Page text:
1 But they were only half, Only the grey half of a human being.
2 He disliked any suggestion of a really exceptional human being.
3 It was one of the ghastly half-truths that poison human existence.
4 Perhaps the human soul needs excursions, and must not be denied them.
5 He dreaded with a repulsion almost of death, any further close human contact.
6 Let man slide down to general idiocy in the emotional and 'human' mind, Clifford did not care.
7 Then let's leave it all alone, and just be decent and simple, like proper human beings with one another.
8 One has to be human, and have a heart and a penis if one is going to escape being either a god or a Bolshevist.
9 If the truth must be told, he was just a little bit frightened of middle-and lower-class humanity, and of foreigners not of his own class.
10 They had their pathetic, two-seconds spasms like Michaelis; but no healthy human sensuality, that warms the blood and freshens the whole being.
11 But Clifford knew that when it did come to the emotional and human life, these self-made men were of a mental age of about thirteen, feeble boys.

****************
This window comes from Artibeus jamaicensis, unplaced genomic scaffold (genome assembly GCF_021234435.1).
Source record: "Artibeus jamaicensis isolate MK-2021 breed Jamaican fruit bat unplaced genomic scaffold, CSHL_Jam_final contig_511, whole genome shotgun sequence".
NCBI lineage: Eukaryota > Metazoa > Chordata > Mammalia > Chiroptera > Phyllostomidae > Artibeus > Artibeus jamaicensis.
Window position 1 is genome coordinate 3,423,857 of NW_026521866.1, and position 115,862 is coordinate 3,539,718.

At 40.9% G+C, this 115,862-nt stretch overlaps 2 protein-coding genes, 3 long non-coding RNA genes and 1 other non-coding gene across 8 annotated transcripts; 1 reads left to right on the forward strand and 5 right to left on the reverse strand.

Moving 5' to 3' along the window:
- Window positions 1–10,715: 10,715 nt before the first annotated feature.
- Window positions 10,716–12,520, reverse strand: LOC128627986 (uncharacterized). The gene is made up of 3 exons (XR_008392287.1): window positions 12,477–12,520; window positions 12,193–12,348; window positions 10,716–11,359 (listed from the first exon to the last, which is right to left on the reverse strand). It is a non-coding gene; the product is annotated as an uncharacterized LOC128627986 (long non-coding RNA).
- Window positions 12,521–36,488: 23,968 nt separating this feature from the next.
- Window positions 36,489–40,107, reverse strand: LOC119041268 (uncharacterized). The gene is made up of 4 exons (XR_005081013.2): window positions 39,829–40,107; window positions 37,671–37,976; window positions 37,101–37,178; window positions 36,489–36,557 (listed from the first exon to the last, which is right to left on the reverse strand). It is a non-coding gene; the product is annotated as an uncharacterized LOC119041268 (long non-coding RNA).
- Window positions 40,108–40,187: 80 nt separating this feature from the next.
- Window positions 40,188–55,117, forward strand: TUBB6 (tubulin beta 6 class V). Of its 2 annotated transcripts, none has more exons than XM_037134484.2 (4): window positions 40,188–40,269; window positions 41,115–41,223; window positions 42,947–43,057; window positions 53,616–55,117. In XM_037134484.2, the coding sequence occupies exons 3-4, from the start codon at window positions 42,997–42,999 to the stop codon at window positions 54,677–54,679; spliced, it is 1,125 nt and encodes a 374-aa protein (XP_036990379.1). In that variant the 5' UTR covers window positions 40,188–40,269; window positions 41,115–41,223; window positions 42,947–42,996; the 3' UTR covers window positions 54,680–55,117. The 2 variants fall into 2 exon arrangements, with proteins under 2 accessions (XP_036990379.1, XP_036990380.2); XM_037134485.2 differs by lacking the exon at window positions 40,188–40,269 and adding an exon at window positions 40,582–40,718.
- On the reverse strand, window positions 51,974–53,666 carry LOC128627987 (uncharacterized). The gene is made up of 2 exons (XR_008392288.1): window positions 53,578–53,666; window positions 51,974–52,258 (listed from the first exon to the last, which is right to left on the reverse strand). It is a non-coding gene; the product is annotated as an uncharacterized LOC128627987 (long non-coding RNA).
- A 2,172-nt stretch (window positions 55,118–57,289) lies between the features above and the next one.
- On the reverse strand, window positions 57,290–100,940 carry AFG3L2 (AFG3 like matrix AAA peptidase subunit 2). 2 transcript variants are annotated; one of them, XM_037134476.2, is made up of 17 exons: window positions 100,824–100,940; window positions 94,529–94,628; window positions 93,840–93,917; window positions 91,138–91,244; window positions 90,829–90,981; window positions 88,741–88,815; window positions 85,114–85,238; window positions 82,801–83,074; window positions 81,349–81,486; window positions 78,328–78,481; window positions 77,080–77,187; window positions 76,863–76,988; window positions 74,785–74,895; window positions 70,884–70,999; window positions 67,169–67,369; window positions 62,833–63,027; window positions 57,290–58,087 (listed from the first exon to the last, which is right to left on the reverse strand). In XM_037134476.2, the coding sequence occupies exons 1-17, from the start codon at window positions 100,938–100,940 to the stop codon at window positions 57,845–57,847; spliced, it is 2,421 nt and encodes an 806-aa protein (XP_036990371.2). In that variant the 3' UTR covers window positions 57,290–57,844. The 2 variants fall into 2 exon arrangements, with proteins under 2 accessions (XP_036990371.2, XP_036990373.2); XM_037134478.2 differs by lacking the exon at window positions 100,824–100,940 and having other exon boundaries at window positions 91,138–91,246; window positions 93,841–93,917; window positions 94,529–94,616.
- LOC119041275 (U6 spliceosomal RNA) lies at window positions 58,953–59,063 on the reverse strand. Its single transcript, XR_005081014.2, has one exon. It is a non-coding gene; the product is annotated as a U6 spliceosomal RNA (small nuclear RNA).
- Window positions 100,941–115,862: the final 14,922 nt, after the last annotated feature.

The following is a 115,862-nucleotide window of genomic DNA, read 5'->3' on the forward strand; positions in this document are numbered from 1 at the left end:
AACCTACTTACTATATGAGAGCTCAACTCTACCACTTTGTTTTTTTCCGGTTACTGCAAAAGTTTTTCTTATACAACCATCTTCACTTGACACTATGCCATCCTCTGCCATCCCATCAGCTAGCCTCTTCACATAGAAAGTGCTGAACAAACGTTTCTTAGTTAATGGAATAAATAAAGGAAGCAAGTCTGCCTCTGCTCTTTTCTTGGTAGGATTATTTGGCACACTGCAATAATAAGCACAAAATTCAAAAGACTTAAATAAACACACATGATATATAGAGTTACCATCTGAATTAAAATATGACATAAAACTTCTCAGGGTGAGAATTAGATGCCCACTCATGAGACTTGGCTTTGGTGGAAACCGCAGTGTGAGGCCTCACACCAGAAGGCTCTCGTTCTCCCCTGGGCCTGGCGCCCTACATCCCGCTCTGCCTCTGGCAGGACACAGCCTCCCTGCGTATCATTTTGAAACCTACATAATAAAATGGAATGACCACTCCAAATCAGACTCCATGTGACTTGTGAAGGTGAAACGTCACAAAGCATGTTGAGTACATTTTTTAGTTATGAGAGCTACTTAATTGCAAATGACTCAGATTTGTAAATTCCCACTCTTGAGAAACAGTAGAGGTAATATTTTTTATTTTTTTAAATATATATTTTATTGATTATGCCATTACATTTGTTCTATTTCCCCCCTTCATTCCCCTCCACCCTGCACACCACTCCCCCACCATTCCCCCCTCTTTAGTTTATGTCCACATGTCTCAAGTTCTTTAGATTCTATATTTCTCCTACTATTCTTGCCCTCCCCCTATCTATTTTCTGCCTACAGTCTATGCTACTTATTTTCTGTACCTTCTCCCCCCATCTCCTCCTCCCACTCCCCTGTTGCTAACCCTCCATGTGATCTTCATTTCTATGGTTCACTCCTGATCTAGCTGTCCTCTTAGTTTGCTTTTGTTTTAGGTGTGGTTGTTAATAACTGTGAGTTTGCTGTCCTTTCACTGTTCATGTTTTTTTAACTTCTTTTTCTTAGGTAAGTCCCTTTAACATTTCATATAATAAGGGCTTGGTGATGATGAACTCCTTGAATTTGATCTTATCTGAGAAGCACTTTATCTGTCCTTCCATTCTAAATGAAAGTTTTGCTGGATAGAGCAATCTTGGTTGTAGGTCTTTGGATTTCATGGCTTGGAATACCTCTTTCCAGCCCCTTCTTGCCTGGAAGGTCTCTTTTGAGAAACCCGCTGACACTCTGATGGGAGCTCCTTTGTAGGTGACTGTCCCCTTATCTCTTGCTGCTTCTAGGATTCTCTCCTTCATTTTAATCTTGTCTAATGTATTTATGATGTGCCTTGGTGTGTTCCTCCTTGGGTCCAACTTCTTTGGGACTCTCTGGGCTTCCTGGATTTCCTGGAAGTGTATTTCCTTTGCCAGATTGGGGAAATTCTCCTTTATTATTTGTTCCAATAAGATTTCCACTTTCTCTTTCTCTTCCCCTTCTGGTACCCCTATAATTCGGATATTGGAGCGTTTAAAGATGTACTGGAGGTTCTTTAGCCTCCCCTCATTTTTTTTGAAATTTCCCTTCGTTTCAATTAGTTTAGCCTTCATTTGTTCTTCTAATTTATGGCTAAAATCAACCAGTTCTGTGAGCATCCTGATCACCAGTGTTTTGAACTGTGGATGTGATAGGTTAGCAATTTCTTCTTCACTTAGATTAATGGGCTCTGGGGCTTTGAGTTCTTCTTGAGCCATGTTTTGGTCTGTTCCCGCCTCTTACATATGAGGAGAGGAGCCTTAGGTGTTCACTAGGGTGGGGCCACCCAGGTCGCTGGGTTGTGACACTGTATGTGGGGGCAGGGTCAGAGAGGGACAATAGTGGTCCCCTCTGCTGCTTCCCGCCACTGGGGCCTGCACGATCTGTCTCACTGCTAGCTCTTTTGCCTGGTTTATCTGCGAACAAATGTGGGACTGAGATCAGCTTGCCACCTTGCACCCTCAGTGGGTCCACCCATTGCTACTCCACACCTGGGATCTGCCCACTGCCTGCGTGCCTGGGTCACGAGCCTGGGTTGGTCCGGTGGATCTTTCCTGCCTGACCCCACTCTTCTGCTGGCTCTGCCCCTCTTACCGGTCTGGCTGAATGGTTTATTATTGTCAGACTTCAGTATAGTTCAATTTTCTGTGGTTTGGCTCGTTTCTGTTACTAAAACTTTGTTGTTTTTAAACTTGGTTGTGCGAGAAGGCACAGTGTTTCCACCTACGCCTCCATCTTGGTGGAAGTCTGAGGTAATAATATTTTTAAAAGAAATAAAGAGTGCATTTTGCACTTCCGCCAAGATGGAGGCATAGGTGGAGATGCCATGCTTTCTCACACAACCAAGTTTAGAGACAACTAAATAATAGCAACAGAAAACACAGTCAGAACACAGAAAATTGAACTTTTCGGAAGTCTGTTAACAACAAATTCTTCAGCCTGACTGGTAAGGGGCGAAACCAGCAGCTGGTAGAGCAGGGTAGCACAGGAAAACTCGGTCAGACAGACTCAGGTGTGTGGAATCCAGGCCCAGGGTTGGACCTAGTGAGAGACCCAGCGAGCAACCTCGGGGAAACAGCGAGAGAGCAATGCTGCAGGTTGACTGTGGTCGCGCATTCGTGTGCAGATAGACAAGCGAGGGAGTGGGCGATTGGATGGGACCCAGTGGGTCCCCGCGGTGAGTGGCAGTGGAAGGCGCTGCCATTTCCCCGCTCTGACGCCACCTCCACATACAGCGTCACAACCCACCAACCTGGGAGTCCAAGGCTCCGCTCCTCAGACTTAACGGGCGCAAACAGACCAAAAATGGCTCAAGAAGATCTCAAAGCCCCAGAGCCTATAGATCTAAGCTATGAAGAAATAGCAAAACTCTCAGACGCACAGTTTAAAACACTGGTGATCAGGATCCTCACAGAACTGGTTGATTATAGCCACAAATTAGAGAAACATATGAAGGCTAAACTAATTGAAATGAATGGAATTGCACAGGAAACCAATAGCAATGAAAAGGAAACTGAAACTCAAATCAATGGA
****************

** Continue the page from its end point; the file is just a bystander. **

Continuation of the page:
12 Connie felt that she herself didn't really, not really touch him; perhaps there was nothing to get at ultimately; just a negation of human contact.
13 The miners were, in a sense, his own men; but he saw them as objects rather than men, parts of the pit rather than parts of life, crude raw phenomena rather than human beings along with him.
14 And dimly she realized one of the great laws of the human soul: that when the emotional soul receives a wounding shock, which does not kill the body, the soul seems to recover as the body recovers.
15 After all, one may hear the most private affairs of other people, but only in a spirit of respect for the struggling, battered thing which any human soul is, and in a spirit of fine, discriminative sympathy.
16 And the same solitary aloneness she had seen in him naked, she now saw in him clothed: solitary, and intent, like an animal that works alone, but also brooding, like a soul that recoils away, away from all human contact.
17 The utter negation of natural beauty, the utter negation of the gladness of life, the utter absence of the instinct for shapely beauty which every bird and beast has, the utter death of the human intuitive faculty was appalling.
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